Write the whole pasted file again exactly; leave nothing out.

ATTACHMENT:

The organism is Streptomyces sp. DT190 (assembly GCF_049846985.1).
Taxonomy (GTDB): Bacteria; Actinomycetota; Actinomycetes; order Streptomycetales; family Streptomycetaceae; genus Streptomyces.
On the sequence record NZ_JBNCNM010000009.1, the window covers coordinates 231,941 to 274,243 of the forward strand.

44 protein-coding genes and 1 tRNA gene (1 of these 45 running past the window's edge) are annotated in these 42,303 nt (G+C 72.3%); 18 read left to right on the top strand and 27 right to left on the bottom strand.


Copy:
The organism is Streptomyces sp. DT190 (assembly GCF_049846985.1).
Taxonomy (GTDB): Bacteria; Actinomycetota; Actinomycetes; order Streptomycetales; family Streptomycetaceae; genus Streptomyces.
On the sequence record NZ_JBNCNM010000009.1, the window covers coordinates 231,941 to 274,243 of the forward strand.

44 protein-coding genes and 1 tRNA gene (1 of these 45 running past the window's edge) are annotated in these 42,303 nt (G+C 72.3%); 18 read left to right on the top strand and 27 right to left on the bottom strand.